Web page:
The economy of Iloilo recovers and expands in 2021.
In comparison to their performance in 2020, which was at -6.0 percent for the province and -12.8 percent for the city, the economies of Iloilo province and this highly urbanized metropolis have shown positive growth in 2021 at 4.5 percent and 6.8 percent, respectively.
“After the epidemic, it progressively rebounded, but it hasn’t outpaced our growth in 2019,” the author said. But it is getting close. The dissemination forum on provincial product accounts in Iloilo City on Tuesday was a fantastic opportunity for the province and city to draw in more investors, according to Jerry Dolutan, the office’s officer-in-charge, and supervisory statistical specialist.
Agriculture has had a positive growth of 3.8 percent, the industry has experienced growth of 1.7 percent, and services have experienced a growth of 6.1 percent.
To the province’s 4.5 percent economic growth, the services sector provided 3.1 percentage points, agriculture, forestry, and fisheries 1.1 percentage points, and industry 0.4 percentage points.
The wholesale and retail commerce, automotive repair, agriculture, fisheries, banking, and insurance operations, as well as education, information, and communication, were among its major contributions.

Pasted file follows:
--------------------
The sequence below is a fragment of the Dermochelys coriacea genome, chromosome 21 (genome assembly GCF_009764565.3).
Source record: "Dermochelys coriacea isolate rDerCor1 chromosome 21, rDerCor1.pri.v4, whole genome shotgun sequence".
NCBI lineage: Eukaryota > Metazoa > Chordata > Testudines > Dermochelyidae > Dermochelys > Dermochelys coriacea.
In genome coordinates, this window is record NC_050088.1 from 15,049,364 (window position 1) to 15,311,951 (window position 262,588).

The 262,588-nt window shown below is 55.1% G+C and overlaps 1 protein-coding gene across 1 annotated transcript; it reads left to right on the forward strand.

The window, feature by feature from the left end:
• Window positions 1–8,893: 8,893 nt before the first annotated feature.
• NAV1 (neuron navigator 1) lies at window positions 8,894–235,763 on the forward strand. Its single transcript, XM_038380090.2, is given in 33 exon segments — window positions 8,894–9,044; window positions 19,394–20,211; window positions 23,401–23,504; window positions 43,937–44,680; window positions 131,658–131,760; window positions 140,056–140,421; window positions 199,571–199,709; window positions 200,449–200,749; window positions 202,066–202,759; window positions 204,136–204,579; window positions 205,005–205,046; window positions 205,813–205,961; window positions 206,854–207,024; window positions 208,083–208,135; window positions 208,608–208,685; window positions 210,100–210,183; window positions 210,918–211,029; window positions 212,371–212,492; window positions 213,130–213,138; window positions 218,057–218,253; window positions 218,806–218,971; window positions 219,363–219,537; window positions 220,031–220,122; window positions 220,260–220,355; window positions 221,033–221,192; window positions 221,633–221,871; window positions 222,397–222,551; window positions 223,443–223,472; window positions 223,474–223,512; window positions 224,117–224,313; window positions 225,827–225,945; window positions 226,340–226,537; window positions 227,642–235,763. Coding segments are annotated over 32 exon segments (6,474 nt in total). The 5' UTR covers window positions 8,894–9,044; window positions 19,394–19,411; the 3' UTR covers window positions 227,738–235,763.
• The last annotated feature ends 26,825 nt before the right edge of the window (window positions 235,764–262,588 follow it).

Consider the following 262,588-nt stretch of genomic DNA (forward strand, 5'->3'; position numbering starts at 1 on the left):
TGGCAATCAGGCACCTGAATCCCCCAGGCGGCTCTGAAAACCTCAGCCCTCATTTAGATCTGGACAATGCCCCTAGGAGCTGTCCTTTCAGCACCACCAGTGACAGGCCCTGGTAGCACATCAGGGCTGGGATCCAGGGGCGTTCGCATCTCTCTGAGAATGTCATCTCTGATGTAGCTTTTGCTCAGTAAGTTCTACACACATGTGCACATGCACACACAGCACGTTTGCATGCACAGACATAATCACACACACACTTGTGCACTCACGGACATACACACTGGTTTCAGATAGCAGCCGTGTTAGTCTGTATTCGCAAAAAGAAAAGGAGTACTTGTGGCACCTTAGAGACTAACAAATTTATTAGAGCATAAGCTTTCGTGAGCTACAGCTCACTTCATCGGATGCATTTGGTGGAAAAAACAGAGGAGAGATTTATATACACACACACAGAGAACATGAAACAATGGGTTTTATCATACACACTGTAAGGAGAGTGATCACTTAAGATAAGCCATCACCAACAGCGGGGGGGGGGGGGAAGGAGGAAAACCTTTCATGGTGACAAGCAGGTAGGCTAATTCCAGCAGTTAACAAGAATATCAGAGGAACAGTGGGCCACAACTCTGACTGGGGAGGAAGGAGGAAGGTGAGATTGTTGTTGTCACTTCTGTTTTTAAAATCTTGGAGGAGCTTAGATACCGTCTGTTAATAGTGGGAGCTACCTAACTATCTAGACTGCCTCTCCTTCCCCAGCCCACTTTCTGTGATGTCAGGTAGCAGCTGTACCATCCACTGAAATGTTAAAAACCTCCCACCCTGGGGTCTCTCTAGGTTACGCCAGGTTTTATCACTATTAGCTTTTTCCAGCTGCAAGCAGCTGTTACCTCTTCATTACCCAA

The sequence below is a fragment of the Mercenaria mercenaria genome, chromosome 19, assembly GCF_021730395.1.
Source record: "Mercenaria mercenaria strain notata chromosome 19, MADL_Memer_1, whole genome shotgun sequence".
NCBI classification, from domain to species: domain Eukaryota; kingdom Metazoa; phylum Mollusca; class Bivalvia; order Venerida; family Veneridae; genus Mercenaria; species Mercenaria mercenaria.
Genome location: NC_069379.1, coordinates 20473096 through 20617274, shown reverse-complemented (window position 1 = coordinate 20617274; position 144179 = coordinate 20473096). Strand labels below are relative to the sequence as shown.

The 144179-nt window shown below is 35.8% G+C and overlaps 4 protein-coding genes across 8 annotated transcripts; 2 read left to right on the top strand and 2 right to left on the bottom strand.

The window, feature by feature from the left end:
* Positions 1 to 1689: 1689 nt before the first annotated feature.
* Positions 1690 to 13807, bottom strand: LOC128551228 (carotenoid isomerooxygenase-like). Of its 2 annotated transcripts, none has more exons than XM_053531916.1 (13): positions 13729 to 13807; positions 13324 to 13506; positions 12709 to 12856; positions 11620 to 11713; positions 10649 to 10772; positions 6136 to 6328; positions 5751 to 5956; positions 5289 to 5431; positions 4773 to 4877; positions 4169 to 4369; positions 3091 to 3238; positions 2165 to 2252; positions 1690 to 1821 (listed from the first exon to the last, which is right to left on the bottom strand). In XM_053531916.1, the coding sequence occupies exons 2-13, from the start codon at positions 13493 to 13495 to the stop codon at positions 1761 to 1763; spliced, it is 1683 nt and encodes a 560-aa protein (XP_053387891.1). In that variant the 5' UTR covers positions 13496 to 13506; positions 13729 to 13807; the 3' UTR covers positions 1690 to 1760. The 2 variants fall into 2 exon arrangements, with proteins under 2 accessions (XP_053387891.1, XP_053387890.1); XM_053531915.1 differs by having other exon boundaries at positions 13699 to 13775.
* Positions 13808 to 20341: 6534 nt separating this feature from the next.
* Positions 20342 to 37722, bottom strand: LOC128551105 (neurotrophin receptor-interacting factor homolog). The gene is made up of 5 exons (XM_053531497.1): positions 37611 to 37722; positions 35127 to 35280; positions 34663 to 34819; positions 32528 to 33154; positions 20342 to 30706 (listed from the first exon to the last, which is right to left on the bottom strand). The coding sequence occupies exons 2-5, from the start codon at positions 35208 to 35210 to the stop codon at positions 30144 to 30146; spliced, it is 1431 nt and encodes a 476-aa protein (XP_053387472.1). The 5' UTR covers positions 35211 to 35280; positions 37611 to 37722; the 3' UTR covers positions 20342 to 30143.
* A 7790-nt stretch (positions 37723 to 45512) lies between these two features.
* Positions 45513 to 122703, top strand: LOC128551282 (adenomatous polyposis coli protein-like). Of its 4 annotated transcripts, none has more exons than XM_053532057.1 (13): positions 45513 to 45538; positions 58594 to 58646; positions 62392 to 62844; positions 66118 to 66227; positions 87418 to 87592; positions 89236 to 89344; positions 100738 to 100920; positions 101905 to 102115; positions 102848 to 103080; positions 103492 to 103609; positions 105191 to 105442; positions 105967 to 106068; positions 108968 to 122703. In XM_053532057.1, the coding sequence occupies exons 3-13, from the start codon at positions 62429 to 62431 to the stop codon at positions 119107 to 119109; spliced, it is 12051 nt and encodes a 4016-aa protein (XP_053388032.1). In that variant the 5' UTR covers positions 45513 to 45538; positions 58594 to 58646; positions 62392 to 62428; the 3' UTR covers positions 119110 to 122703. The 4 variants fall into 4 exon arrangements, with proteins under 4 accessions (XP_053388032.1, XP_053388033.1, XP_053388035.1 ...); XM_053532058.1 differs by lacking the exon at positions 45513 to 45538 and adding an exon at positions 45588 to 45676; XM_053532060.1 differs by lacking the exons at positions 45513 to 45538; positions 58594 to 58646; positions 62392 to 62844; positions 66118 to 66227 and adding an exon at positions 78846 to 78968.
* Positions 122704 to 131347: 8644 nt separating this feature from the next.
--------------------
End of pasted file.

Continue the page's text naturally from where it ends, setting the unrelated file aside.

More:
The province’s gross provincial domestic product (GPDP), which was higher than the GPDP for 2020 of PHP181.8 billion, was estimated at PHP190 billion.
Meanwhile, Iloilo City’s services sector saw the biggest growth, at 7.5 percent, followed by industry at 2.5 percent, and agriculture, forestry, and fisheries at 1.9 percent.
Agriculture, forestry, and fisheries each contributed 0.06 percent, and the service sector accounted for 6.5 percentage points of the city’s 6.8 percent growth rate.
Iloilo City’s gross city domestic product (GCDP) was worth PHP132.4 billion, up from PHP123.9 billion in 2020.
“Among the eight economies in Western Visayas, the city of Iloilo reported the highest per capita GPDP/GCDP of PHP280, 356 in 2021. The average contribution made by each person to the city’s economy is measured as per capita GPDP, according to the report.
The data provided by the PSA was crucial for the local government’s monitoring and policy/program decisions, according to Maria Lea Victoria Lara, Project Development Officer IV of the Iloilo City Local Economic Development and Promotion (LEDIP).
“The need for data to do those data-driven decisions cannot be overemphasized, especially coming out of the pandemic where data and statistics became as important as gold, so to speak,” she added.
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